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August 17, 2020
Kenya amends recently gazetted DTA with Mauritius
The Government of Kenya has issued a subsequent legal notice which revoked the earlier issued legal notice regarding the Double Taxation Agreement (DTA) between Kenya and Mauritius. An EY Global Tax Alert summarizing the key provisions of the now revoked DTA can be found here.
There are several material changes that have been made through the subsequent legal notice particularly in relation to withholding tax rates. Additionally, the creation of a permanent establishment (PE) has been aligned with the recommendations in Action 7 of the Organisation for Economic Co-operation and Development (OECD) Base Erosion and Profit Shifting (BEPS) project.1
This Alert summarizes the significant changes made in the DTA.
The Article regarding the creation of a PE has been aligned with the proposals contained in BEPS Action 7 to counter artificial avoidance of a PE through:
Other key changes include:
Reduced withholding tax rates
The treaty has amended withholding tax rates as set forth below:
(a) The 5% rate was applicable if the beneficial owner of the dividends was a company (other than a partnership) which held directly at least 10% of the capital of the company paying the dividends.
In terms of treaty abuse, a treaty benefit will be denied if it is reasonable to conclude that it is one of the principal purposes of any arrangement or transaction that resulted directly or indirectly in that benefit unless it is established that the benefit in these circumstances would be in accordance with the objective and purpose of the DTA.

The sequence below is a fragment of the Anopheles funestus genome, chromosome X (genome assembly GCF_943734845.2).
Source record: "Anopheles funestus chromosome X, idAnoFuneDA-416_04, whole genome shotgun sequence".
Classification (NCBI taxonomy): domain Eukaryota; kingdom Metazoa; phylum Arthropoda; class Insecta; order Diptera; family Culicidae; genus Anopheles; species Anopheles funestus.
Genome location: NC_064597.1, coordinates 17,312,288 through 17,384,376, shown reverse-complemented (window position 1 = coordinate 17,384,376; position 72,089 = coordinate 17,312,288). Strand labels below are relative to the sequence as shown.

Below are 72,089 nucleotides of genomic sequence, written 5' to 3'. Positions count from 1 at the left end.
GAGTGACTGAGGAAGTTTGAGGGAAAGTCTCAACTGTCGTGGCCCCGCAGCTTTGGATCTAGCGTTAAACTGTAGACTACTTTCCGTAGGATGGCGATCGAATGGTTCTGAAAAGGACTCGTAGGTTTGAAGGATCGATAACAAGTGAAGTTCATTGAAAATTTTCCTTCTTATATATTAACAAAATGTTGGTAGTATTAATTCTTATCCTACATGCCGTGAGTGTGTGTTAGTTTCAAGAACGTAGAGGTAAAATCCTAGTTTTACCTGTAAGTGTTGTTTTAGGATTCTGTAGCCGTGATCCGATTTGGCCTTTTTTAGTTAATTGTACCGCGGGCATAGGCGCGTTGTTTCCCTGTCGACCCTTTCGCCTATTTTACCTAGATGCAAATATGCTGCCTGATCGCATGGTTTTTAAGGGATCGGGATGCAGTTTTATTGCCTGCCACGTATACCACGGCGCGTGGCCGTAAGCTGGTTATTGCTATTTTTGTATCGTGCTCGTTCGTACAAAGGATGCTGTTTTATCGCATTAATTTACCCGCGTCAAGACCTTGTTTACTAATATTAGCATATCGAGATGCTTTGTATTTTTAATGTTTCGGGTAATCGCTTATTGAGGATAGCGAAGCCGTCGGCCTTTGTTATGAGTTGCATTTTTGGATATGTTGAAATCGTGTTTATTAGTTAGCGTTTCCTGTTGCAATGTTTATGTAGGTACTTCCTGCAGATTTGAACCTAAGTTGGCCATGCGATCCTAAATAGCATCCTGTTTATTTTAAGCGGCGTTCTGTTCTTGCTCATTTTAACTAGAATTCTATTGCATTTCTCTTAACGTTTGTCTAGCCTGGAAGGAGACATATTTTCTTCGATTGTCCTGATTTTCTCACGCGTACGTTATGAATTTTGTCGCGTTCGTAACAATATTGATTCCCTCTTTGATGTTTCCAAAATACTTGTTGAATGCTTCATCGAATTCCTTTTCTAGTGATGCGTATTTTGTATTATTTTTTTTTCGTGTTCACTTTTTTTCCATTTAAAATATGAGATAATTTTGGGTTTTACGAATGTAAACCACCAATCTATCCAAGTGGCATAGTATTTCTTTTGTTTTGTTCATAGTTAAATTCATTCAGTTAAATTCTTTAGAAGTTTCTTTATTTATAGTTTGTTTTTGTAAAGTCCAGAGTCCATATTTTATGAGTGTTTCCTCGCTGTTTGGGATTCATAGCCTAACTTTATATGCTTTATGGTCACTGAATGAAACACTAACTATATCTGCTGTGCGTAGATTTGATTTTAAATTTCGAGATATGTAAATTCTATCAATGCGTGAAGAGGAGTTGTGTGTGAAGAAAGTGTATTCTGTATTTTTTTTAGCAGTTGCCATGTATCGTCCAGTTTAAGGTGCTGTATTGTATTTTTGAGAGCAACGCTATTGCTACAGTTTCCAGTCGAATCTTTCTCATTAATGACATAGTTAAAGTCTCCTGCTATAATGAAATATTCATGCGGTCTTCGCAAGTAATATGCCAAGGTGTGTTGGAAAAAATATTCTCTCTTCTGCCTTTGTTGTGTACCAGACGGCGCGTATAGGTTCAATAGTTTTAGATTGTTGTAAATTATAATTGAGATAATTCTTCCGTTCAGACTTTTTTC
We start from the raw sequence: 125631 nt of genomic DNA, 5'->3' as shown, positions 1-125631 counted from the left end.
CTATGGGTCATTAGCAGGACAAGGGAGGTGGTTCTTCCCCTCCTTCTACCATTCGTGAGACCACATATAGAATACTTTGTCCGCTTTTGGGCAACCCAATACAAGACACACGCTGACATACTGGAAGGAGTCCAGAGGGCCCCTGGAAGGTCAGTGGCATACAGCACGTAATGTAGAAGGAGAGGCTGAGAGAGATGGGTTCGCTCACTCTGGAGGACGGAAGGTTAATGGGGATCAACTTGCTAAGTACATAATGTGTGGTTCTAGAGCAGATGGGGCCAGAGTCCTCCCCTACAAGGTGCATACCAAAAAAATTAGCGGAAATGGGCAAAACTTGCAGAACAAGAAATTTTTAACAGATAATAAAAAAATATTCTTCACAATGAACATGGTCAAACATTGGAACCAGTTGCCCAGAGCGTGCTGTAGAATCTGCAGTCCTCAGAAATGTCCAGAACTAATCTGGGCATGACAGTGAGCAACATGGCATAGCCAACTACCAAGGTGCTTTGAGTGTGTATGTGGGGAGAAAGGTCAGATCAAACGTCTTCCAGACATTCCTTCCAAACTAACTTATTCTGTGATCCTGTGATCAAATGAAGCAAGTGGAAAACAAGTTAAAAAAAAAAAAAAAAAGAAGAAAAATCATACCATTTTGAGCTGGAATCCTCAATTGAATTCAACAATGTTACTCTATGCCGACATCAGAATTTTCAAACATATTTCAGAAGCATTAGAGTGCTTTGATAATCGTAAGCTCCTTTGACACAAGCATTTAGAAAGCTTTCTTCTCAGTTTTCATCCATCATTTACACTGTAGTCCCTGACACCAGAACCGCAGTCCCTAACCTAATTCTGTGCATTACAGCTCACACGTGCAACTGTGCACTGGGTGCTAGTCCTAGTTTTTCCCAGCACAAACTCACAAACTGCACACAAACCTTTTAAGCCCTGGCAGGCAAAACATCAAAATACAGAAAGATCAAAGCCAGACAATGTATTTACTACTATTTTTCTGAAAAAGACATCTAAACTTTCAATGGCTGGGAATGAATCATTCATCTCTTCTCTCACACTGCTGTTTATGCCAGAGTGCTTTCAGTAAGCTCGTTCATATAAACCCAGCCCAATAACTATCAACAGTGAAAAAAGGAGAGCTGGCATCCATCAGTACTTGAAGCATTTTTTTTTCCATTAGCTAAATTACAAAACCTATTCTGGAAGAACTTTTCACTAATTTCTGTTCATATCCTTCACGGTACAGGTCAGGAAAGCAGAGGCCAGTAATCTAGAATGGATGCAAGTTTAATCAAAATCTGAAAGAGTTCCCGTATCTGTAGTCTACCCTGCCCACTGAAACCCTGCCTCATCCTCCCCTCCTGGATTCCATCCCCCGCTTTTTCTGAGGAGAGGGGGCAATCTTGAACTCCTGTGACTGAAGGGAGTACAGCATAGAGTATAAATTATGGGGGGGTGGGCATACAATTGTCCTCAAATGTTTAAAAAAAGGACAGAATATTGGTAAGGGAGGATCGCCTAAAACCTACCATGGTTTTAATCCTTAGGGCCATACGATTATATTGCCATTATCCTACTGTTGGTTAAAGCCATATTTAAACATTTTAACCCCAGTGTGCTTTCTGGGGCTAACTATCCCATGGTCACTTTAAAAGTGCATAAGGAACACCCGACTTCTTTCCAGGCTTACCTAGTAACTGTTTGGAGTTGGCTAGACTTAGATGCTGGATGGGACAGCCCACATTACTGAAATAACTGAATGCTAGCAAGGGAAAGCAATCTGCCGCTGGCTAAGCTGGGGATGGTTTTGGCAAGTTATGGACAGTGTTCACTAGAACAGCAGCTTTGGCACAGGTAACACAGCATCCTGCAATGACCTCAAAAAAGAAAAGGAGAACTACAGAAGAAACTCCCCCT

A treaty benefit will not be denied if the person makes a request to the relevant Contracting State and demonstrates the fact that the tax benefit would have been granted in the absence of the transaction or arrangement. For this purpose, Kenya and Mauritius shall consult with each other to agree on the extent of the benefit.
Capital gains tax
Capital gains realized by a resident of one state on the transfer of shares or similar interests, may be taxable in the other Contracting State if during the past year, the shares or similar interests, directly or indirectly derived more than 50% of their value from immovable property in that other State.
Additionally, gains derived by a resident of a Contracting State from the sale of shares of a company which is resident in the other Contracting State may be taxed in the other Contracting State if the seller at any time during the 12-month period preceding such transfer held directly or indirectly at least 50% of the capital of that company.
1. A project initiated by the OECD and G20 Member States with a view of tackling BEPS (i.e., tax planning strategies that exploit gaps and mismatches in tax rules to artificially shift profits to low or no-tax locations where there is little or no economic activity, resulting in little or no overall corporate tax being paid. Action 7 proposed measures of preventing artificial avoidance of PE.
2. Technical fees are any payment in consideration for any service of managerial, technical or consultancy nature unless it is made to an employee, for teaching in an educational institution or for teaching by an educational institution or by an individual for services for the personal use of an individual.
For additional information with respect to this Alert, please contact the following:
Ernst & Young (Kenya), Nairobi
Ernst & Young (Mauritius), Ebene
Ernst & Young Société d’Avocats, Pan African Tax – Transfer Pricing Desk, Paris
Ernst & Young LLP (United Kingdom), Pan African Tax Desk, London
Ernst & Young LLP (United States), Pan African Tax Desk, New York